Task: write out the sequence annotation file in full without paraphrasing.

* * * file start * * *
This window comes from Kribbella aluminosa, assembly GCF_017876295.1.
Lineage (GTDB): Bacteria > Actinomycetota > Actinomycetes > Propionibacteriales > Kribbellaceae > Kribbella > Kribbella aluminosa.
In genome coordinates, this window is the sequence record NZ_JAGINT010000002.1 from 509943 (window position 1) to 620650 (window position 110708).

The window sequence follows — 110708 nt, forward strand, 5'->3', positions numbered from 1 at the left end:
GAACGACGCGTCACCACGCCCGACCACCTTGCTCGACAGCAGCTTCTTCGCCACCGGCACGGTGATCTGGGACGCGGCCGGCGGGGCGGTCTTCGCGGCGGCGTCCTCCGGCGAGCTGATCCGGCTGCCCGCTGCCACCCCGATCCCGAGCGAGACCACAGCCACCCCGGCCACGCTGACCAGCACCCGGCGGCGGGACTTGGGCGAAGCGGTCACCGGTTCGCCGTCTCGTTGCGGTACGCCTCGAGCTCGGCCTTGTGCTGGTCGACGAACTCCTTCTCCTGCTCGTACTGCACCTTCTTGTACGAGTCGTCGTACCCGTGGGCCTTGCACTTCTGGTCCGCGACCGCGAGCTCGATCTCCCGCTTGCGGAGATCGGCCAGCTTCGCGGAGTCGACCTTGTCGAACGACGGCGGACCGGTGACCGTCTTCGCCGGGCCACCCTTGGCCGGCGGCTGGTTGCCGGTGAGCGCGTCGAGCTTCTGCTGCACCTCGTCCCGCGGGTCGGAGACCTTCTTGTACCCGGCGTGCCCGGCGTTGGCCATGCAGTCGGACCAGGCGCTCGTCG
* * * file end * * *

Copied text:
This window comes from Kribbella aluminosa, assembly GCF_017876295.1.
Lineage (GTDB): Bacteria > Actinomycetota > Actinomycetes > Propionibacteriales > Kribbellaceae > Kribbella > Kribbella aluminosa.
In genome coordinates, this window is the sequence record NZ_JAGINT010000002.1 from 509943 (window position 1) to 620650 (window position 110708).

The window sequence follows — 110708 nt, forward strand, 5'->3', positions numbered from 1 at the left end:
GAACGACGCGTCACCACGCCCGACCACCTTGCTCGACAGCAGCTTCTTCGCCACCGGCACGGTGATCTGGGACGCGGCCGGCGGGGCGGTCTTCGCGGCGGCGTCCTCCGGCGAGCTGATCCGGCTGCCCGCTGCCACCCCGATCCCGAGCGAGACCACAGCCACCCCGGCCACGCTGACCAGCACCCGGCGGCGGGACTTGGGCGAAGCGGTCACCGGTTCGCCGTCTCGTTGCGGTACGCCTCGAGCTCGGCCTTGTGCTGGTCGACGAACTCCTTCTCCTGCTCGTACTGCACCTTCTTGTACGAGTCGTCGTACCCGTGGGCCTTGCACTTCTGGTCCGCGACCGCGAGCTCGATCTCCCGCTTGCGGAGATCGGCCAGCTTCGCGGAGTCGACCTTGTCGAACGACGGCGGACCGGTGACCGTCTTCGCCGGGCCACCCTTGGCCGGCGGCTGGTTGCCGGTGAGCGCGTCGAGCTTCTGCTGCACCTCGTCCCGCGGGTCGGAGACCTTCTTGTACCCGGCGTGCCCGGCGTTGGCCATGCAGTCGGACCAGGCGCTCGTCG